These have been really exciting times for us here . . . but first I must indulge in a little history.

When I was a junior editor in London, at the start of my (commercial) Publisher’s career, I was already an avid hunter for books – of different sorts but especially for Illustrated Books and the productions from Private Presses. If I had a free lunch hour, I could just get to The British Museum with enough time to see exhibitions and such like but otherwise there were (then) a number of really great bookshops within reach in that part of central London and I would almost run to one or another to have as much time there as possible before more or less running back. No time for actual lunch, you notice, or a sandwich on the hoof at most. One of my favourite places to go was the emporium of Bertram Rota.

This wonderful photograph is of one of their ‘homes’ but, although it was a long time ago, I cannot claim to have known them in those illustrious days. This was Bodley House and I think the photograph was taken in 1964. For those who know London, the flower shop next door is at one end of Albany and it was in that famous and fashionable apartment complex that Bertram Rota started.

By the time I came on the scene, as a shy book lover embarrassed that I was always gazing at the glorious tomes laid out in their glass cases but never buying anything, Rota had moved again . . . but not far. The road in the photograph above in which the photographer seems to be standing, and which shoots off in the direction of about 8 o’clock, is Savile Row (from which I have never bought a suit!) and it was to there that they had moved in my time and where I plucked up enough courage to visit.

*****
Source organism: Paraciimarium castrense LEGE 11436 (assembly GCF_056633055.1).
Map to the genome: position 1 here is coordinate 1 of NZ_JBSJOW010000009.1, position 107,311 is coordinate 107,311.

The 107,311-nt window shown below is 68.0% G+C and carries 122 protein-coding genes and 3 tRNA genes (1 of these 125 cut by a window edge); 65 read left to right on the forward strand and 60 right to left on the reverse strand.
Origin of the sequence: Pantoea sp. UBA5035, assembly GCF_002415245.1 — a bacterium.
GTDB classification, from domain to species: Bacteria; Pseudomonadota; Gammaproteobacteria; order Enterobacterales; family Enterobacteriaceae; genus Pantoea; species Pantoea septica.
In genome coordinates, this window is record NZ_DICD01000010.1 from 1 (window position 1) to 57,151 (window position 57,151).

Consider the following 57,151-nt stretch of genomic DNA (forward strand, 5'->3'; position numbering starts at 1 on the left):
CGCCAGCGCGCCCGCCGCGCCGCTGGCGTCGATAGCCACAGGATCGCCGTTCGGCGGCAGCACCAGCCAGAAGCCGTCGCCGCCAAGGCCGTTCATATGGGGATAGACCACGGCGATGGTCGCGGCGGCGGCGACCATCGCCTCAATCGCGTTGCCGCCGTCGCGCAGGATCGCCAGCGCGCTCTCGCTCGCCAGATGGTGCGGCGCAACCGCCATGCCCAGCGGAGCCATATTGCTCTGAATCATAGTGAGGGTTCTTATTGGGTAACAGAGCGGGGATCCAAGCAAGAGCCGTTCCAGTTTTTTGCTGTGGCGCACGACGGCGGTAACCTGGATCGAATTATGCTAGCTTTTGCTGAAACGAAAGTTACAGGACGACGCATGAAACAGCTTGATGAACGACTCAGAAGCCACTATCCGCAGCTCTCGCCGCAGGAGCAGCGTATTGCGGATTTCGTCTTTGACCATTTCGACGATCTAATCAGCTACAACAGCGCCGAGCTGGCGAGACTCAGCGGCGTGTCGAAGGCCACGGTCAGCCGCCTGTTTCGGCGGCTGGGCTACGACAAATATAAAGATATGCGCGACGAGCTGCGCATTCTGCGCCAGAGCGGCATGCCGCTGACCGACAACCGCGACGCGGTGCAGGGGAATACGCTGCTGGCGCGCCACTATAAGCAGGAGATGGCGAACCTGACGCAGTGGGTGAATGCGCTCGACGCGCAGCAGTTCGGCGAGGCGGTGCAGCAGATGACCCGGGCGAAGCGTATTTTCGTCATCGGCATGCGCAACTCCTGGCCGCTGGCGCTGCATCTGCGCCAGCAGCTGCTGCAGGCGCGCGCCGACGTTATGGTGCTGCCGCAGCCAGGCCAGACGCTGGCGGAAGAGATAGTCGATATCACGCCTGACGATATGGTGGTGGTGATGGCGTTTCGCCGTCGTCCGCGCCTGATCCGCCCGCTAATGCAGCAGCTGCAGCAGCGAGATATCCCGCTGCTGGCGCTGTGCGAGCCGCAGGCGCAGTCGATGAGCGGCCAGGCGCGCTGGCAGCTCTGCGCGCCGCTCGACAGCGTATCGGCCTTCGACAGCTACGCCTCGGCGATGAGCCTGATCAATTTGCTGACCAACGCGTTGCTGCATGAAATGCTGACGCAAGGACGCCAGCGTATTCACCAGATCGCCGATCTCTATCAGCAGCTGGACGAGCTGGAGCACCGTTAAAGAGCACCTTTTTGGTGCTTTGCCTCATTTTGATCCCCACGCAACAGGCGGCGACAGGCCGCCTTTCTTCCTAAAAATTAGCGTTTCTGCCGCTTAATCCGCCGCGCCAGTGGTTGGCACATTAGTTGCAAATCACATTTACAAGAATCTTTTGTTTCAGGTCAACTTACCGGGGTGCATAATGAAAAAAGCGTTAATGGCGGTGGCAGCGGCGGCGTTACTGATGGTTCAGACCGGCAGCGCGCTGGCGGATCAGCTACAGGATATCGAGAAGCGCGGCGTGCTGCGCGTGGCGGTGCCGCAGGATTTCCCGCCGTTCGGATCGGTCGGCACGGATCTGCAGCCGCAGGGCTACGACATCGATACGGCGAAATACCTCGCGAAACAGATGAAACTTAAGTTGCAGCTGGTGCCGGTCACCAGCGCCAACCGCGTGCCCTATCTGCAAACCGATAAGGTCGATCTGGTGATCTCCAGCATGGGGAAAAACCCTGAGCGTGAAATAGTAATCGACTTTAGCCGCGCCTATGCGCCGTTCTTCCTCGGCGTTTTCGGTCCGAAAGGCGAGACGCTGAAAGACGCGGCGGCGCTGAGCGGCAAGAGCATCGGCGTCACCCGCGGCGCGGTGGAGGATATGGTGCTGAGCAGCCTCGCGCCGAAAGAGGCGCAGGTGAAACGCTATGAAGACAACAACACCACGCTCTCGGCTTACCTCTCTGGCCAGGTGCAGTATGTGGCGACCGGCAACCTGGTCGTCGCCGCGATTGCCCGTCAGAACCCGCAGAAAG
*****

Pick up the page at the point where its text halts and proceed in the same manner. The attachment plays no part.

Time passes . . .

I begin to print and we have books to publish. In the early days, the indefatigable Frances tramps round the streets of London with a case of books hoping to get booksellers to stock them. Not easy then and pretty well impossible now! At Rota, however, she enjoyed an increasingly warm welcome until, over the years, the shop (now moved yet again to Long Acre) were happy to hold a complete set of those of our books still in print. They did us a marvellous service, of course, by showing the books to visitors to London, especially from overseas.

At this time, our great ally at Rota’s was Anthony Rota (son of Bertram) and the antiquarian book world lost a giant when he died last year. Now at the helm is his son, Julian, and with him we come up to date and the start of this current little saga.

Decades ago, when Libraries and Museums had pots of money for acquisitions, we heard that a number of egregious Private Presses had had their Archives purchased and borne away to this Library in America or that Museum in the UK. If I had been asked the question, I would have thought that in today’s dire financial climate, there would be little money for such activities.

HOWEVER, and here I finally get to the point, Julian Rota contacted us some months ago and asked whether we would like him to try to ‘place’ our Archive in this way – he being adept in this activity. We were amazed but said yes please and privately thought it a bit of a fantasy.

Finally, however, a phone call told us that he had been successful and could we pack all our relevant correspondence, documents and suchlike pertaining to the activities of The Old Stile Press over the last thirty years and a carrier would arrive to deliver the lot to:

The Lilly Library

As usual it was mostly Frances who undertook the searching for files and packing boxes (I was busy writing and laying out on my computer our second Bibliography – but more of that later) but eventually the day came and here are some snaps to remind us of the day when we waved all those boxes away to America!

I need hardly say that we feel enormously proud at this development. Indiana may be a bit of a step away from The Wye Valley but we know that our stuff will be in amazingly good company. The Lilly Library owns an early Gutenburg Bible, MSS by Burns, J.M.Synge and James Barrie (Peter Pan, I think) and the Archives of Sylvia Plath, Ezra Pound, Orson Welles among many others. Can’t be bad!

The Library also has the right to purchase future tranches of material relating to the Press’ activities . . . so we had better just get on with it!